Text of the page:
California’s massive wildfires releasing mercury into the air, contaminating soil across North America

Thursday, August 18, 2016
By Paul Martin

by: L.J. Devon
NaturalNews.com
Thursday, August 18, 2016

2015 was the most devastating year for wildfires in the U.S. More than 10 million acres of forest burned to the ground as raging fires took advantage of dry conditions and crowded, poorly managed forests. The U.S. Forest Service has spent tremendous amounts of resources to put out the fires – resources that could have been used to log the forests, build trails and prevent the fires in the first place.

For the first time ever, the Forest Service spent more than half of their budget combating fires. Ravaged lands are left behind as people are evacuated. Even worse, the fires release tremendous amounts of mercury into the air. While industrial sources are often blamed for the mercury contamination of the environment, one of the most overlooked sources of mercury is from forest fires. A 2007 National Center for Atmospheric Research study showed that 30 percent of mercury contamination of soils and fragile ecosystems today is the result of forest fires. Mercury from industrial pollution settles in the forest and is held there, until forest fires send the mercury from the burning vegetation into the sky.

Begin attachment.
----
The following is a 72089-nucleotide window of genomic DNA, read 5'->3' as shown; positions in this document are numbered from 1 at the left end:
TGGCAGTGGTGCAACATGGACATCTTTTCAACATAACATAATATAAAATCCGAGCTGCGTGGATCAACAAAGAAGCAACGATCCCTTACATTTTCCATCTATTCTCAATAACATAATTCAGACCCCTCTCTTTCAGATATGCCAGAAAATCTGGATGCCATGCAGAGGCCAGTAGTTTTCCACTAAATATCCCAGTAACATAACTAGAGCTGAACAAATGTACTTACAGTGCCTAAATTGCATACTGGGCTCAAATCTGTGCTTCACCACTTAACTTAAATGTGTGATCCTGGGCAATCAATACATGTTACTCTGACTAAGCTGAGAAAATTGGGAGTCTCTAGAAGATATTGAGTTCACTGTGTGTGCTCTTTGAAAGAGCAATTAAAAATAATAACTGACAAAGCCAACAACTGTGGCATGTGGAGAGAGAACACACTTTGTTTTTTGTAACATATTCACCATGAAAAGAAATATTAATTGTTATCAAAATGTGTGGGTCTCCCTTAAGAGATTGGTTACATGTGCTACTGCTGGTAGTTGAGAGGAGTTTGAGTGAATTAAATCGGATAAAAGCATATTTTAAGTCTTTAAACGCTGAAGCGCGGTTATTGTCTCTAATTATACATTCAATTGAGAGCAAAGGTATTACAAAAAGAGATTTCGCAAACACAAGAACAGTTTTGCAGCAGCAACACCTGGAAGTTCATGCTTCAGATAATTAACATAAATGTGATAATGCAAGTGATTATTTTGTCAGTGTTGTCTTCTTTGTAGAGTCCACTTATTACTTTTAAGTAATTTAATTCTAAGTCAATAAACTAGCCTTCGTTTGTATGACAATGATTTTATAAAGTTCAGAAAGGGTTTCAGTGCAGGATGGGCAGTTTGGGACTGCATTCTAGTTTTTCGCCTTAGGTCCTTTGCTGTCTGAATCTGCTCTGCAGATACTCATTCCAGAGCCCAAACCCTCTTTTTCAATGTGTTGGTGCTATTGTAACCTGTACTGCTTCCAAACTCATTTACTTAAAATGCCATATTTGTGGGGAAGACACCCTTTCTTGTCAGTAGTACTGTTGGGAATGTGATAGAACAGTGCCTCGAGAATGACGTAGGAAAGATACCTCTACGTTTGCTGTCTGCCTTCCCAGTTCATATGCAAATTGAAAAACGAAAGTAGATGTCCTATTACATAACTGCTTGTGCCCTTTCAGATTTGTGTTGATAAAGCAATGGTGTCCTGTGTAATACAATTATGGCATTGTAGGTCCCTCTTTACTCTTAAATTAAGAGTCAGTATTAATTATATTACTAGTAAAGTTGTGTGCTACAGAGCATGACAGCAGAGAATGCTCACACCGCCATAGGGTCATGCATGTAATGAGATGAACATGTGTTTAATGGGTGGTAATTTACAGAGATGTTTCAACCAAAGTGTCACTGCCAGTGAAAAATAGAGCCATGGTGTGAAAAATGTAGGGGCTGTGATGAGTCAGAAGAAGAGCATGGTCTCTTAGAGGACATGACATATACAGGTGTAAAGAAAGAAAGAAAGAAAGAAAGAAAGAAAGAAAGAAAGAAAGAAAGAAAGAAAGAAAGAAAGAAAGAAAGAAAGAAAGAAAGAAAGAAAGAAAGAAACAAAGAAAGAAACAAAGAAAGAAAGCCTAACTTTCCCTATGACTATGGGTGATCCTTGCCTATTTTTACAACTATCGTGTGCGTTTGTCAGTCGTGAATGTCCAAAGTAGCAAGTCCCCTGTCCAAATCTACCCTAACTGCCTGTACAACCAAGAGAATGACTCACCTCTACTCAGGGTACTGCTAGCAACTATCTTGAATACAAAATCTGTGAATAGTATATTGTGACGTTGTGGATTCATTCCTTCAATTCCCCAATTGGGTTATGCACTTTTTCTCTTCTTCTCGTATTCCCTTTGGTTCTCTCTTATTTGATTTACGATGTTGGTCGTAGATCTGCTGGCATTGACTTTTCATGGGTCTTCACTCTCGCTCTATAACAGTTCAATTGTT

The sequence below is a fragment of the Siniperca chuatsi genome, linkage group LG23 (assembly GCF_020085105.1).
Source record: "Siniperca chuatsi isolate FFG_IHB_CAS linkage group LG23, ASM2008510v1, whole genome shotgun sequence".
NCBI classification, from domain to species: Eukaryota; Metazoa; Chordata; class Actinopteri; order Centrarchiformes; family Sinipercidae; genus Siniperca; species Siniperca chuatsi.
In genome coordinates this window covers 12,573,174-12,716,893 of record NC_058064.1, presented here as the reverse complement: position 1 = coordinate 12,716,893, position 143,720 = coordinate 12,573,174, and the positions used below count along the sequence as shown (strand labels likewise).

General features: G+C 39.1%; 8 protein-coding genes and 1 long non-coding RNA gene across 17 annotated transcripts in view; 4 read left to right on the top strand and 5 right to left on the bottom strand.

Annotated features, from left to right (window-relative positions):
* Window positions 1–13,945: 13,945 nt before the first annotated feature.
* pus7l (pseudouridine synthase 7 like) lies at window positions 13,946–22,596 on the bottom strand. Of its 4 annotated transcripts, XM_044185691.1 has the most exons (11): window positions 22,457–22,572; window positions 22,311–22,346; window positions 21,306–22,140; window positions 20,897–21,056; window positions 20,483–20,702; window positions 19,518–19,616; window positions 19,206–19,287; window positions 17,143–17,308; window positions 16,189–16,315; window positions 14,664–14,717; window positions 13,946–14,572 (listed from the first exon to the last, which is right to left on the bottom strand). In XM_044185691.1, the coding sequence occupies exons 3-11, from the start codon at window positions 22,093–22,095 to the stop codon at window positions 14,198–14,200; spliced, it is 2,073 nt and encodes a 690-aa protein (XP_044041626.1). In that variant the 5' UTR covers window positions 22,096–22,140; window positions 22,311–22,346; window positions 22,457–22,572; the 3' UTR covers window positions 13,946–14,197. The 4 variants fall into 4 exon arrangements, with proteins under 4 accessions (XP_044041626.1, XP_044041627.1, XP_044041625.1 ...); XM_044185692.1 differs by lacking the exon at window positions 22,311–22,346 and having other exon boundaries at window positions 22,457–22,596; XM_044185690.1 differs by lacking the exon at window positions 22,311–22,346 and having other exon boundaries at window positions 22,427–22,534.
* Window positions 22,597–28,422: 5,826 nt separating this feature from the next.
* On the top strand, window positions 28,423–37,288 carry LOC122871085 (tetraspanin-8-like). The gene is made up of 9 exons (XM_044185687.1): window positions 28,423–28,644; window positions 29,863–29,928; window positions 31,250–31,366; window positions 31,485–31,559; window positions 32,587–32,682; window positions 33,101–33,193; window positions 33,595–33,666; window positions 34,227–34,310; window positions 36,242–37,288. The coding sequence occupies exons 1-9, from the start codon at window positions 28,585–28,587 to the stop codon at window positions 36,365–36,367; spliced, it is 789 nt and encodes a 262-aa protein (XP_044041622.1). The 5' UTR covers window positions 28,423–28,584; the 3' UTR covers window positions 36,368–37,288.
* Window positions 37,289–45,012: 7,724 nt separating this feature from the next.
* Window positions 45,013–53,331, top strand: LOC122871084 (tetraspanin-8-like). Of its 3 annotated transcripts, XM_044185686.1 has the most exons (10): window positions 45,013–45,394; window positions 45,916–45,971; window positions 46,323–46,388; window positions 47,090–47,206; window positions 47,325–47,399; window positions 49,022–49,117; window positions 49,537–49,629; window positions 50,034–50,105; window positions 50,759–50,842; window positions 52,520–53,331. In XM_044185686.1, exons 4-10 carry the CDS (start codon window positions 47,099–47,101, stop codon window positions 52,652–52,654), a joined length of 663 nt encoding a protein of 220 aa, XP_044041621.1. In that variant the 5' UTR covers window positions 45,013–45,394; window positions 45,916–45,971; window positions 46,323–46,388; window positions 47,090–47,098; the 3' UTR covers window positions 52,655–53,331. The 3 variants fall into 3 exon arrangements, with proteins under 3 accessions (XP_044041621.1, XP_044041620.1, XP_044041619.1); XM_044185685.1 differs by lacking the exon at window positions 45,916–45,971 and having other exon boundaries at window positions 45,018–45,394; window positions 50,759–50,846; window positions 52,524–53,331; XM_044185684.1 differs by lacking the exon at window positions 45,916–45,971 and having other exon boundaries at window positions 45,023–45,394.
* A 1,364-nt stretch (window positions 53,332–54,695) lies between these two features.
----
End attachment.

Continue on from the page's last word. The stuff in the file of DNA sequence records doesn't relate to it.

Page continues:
Over 40 tons of mercury raining down on America annually, contaminating soil and food

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